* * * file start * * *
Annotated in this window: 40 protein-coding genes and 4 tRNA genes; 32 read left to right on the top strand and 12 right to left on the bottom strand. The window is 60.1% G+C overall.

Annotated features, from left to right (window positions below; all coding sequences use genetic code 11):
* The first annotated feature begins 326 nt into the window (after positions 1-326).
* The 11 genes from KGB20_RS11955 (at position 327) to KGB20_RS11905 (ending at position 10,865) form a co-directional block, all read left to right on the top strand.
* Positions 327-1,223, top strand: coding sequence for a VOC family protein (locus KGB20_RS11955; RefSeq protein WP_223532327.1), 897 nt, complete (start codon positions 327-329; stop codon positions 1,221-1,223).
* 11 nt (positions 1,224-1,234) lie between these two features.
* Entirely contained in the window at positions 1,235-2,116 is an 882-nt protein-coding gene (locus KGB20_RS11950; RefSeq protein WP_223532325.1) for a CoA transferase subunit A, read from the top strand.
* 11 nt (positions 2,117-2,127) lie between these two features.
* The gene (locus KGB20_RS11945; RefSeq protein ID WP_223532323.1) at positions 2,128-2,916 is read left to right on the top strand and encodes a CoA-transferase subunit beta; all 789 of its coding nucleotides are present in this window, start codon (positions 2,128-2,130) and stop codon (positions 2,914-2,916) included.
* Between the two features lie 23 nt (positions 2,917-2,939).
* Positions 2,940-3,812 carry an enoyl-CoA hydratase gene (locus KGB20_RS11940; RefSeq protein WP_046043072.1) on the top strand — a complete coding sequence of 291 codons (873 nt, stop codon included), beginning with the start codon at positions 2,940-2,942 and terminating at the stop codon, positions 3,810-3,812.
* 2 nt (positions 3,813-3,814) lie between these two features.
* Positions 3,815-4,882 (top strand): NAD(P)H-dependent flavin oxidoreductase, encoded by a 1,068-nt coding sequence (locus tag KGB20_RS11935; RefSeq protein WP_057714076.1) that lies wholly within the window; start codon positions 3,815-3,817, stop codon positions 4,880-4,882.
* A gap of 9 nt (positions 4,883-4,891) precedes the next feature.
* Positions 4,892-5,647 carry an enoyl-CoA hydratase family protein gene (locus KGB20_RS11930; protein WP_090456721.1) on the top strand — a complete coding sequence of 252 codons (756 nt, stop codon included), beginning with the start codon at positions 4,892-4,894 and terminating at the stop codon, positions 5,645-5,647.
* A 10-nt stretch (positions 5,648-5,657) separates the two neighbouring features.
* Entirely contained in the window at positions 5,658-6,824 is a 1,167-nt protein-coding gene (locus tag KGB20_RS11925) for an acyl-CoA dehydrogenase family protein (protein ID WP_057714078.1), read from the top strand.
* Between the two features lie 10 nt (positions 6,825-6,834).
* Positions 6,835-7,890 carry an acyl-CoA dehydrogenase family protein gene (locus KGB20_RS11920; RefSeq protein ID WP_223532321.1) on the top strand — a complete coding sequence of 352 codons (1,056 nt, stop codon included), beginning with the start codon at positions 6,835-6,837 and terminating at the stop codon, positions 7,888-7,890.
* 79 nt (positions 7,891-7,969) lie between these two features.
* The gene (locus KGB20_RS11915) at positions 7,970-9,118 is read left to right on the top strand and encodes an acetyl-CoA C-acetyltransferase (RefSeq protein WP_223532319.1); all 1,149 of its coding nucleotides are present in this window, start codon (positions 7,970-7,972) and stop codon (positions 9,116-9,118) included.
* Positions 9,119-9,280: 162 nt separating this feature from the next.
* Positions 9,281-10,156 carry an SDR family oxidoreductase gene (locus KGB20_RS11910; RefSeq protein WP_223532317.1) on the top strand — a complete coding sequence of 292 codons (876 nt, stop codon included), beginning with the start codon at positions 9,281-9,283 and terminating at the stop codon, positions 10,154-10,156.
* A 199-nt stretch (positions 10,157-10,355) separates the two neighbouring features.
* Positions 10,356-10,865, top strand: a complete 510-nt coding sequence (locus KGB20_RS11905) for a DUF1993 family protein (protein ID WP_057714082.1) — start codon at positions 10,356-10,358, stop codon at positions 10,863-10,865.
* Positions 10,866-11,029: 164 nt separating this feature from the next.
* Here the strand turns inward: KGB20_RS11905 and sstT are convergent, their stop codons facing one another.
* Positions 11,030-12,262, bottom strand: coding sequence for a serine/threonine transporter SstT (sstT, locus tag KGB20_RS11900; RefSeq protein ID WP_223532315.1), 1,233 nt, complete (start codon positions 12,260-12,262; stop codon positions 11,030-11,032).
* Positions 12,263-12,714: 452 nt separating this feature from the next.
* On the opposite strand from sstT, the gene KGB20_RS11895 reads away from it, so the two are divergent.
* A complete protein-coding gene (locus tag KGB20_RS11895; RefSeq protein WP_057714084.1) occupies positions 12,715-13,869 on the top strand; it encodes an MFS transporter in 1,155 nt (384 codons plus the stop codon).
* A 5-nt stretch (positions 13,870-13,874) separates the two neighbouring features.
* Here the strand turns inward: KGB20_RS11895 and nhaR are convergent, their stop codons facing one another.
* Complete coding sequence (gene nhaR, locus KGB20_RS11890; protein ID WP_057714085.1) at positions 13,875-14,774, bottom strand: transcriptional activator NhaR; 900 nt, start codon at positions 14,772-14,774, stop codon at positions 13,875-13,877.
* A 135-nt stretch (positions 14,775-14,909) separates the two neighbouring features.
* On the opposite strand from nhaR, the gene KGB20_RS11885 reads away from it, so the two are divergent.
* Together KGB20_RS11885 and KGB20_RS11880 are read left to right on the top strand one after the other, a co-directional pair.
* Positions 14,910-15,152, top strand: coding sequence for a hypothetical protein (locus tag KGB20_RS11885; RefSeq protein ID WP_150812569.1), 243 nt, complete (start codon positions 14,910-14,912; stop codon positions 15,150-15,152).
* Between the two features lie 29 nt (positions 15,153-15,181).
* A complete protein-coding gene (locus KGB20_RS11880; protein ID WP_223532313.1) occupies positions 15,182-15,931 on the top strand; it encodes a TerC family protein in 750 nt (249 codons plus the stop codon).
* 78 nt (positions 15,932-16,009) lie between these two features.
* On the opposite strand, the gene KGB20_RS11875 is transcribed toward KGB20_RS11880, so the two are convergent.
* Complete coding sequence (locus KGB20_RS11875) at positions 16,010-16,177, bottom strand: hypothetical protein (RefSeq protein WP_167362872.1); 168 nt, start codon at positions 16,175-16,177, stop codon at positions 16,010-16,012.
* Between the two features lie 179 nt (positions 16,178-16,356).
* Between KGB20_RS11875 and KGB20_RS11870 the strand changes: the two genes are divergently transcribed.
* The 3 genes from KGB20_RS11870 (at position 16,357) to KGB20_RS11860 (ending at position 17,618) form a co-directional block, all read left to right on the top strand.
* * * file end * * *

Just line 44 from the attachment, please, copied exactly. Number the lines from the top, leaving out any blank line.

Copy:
* Between the two features lie 179 nt (positions 16,178-16,356).